E's story is written by a social worker at Kirklees Youth Justice Service, with further observations from musician and facilitator, Jess Armstrong:

This young person, who I will call E for the purpose of this case study, was allocated to me in January 2022 following her assault of a Police Officer in November 2021. The young person has faced some adversities and extensive trauma in her life. The young person was not involved in any constructive leisure activities within the community and showed an interest and passion for song writing and listening to music. E wanted to get involved in an activity for herself, so that she was able to feel that she had some control in her life and follow her passions. This is when I found the Music Project run by Kirklees Youth Justice Service. I felt that this project would be perfect to refer E to as it offered her a chance to get involved in writing and producing her own songs.

E has attended every session given to her so far and, since starting these sessions, there has been a huge change seen in her by me, other staff members at the Youth Justice Service and staff at the Residential Home where she is currently residing. The residential manager stated that over the past few months E’s behaviour has improved. In fact, E has been living there for nearly two years and she has made a vast improvement in relation to her behaviour. The Music Project is felt to have contributed to this positive improvement. Every time E attends the sessions, she has a huge smile on her face and has formed a positive relationship with the person running the sessions. E has stated that she loves the session, as well as being able to write and produce her own songs and has shown such enthusiasm.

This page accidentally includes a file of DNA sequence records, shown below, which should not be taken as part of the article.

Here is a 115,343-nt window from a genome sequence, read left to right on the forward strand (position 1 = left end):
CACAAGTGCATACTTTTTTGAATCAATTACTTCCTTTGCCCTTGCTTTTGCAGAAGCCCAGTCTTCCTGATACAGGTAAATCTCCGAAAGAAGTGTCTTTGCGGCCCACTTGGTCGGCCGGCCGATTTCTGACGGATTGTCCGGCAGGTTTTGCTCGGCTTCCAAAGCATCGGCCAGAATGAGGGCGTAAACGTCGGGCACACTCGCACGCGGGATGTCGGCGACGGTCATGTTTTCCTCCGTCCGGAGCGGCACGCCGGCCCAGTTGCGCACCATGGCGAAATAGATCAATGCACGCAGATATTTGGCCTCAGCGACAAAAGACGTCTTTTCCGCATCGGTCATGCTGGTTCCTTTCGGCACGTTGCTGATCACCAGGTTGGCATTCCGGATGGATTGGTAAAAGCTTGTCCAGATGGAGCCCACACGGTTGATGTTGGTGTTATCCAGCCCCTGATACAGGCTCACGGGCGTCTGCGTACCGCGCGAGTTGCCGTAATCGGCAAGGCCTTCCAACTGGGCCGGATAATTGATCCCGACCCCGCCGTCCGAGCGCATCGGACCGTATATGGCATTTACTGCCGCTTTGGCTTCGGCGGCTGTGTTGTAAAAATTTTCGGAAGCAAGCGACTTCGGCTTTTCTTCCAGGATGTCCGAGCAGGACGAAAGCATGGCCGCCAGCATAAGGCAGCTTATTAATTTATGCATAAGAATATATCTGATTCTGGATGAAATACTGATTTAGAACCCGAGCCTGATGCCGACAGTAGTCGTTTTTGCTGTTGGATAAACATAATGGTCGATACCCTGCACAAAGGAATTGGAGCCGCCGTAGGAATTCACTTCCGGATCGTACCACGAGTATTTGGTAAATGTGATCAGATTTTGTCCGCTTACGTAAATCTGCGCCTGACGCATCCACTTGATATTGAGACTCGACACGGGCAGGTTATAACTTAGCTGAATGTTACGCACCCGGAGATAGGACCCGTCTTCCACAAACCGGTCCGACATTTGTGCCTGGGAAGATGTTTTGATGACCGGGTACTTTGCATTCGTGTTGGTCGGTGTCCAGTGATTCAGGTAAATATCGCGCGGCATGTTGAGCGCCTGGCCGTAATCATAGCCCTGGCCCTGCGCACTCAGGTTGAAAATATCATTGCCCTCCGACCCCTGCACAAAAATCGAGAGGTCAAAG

I feel that E gets a lot out of these sessions as she can express her emotions through music. E has struggled to express her emotions in the past before, but this is a way that she feels able to. I hope that E can continue to attend these sessions in the future, so she can continue to make music and express herself.

Jess Armstrong, musician and YYM facilitator, has also made the following observations:

Upon meeting E, she was a little nervous and timid. She quite quickly became comfortable as we went through some deep breathing and singing exercises that allowed her to sing a song she loved.

E gets so much from singing out loud; so much so that we are working on her confidence level. I want her to be able to (more easily) turn that switch on and find that confidence in herself more quickly, so that she has that regular musical release (which will improve her mental health in both the short and long term). E has gradually become more open in letting me know how she feels on the day of a session and she now can find a relevant song that she can sing. She visibly looks and has verbalised that she feels lighter as a result.

E has begun to write her own songs, with her own production. With more sessions, I would continue to work on building her confidence (through singing), and then channel that growth and confidence into her own creations.